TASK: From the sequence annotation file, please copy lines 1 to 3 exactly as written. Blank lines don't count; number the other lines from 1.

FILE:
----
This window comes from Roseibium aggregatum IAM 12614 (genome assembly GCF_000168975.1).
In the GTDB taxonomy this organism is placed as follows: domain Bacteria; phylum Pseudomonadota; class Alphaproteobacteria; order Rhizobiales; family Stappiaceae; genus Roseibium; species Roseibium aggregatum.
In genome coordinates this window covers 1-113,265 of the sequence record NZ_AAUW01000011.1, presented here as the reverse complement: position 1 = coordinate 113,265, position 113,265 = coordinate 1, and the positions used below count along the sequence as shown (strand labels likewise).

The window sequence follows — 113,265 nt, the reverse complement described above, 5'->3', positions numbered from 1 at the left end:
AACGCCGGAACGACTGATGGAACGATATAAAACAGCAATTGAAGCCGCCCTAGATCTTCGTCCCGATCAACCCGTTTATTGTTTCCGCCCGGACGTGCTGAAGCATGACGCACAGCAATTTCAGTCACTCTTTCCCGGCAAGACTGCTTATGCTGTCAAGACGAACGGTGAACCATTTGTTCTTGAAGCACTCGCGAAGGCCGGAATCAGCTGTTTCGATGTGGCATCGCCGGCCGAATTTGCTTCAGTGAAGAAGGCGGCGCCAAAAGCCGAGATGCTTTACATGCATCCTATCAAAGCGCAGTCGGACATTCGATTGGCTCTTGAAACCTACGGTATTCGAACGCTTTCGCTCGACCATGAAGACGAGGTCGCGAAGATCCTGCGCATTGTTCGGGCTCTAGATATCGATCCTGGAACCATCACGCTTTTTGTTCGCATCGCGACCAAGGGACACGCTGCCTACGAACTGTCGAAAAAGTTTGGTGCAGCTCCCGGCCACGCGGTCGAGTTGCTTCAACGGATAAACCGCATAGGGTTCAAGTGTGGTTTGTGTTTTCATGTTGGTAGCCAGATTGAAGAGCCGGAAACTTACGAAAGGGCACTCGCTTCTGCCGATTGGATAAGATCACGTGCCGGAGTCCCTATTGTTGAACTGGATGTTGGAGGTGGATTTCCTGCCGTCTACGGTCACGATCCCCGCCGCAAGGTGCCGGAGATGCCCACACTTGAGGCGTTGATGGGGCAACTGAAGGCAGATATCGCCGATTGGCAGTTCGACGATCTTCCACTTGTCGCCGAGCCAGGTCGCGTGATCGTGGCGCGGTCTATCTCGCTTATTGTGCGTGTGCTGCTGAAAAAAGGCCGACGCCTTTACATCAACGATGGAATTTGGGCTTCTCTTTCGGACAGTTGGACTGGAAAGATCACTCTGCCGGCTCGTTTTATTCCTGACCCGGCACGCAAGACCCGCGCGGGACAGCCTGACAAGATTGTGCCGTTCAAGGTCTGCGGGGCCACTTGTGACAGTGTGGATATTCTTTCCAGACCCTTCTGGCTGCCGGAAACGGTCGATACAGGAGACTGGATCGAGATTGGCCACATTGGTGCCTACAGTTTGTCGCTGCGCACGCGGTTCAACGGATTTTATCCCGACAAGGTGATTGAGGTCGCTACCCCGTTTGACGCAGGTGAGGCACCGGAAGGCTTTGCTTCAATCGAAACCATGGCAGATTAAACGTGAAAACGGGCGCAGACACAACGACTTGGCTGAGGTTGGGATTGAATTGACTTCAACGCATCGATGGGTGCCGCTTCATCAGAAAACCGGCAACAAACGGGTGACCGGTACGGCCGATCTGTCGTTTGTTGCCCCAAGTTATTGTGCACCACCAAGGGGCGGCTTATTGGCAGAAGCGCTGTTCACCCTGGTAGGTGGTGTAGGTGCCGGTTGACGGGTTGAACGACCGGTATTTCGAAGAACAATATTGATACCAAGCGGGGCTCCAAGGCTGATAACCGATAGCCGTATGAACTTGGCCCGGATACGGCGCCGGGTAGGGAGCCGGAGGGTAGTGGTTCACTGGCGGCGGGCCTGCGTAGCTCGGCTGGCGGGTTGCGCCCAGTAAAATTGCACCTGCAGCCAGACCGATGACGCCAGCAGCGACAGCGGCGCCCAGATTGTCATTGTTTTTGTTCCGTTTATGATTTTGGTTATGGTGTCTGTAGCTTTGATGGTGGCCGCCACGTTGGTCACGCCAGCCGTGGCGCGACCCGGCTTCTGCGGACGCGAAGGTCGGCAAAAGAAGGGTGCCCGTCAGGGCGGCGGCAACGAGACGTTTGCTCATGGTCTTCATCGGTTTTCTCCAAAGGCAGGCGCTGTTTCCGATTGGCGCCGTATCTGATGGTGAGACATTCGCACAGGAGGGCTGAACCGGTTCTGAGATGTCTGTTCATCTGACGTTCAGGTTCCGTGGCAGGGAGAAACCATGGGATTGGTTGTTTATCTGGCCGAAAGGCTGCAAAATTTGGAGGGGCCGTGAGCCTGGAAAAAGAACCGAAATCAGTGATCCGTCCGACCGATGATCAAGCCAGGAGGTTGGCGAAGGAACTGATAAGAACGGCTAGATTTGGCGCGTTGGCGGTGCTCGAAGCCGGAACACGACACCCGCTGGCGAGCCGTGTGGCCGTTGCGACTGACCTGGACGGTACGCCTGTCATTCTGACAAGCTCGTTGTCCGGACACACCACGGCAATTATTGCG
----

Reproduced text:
This window comes from Roseibium aggregatum IAM 12614 (genome assembly GCF_000168975.1).
In the GTDB taxonomy this organism is placed as follows: domain Bacteria; phylum Pseudomonadota; class Alphaproteobacteria; order Rhizobiales; family Stappiaceae; genus Roseibium; species Roseibium aggregatum.
In genome coordinates this window covers 1-113,265 of the sequence record NZ_AAUW01000011.1, presented here as the reverse complement: position 1 = coordinate 113,265, position 113,265 = coordinate 1, and the positions used below count along the sequence as shown (strand labels likewise).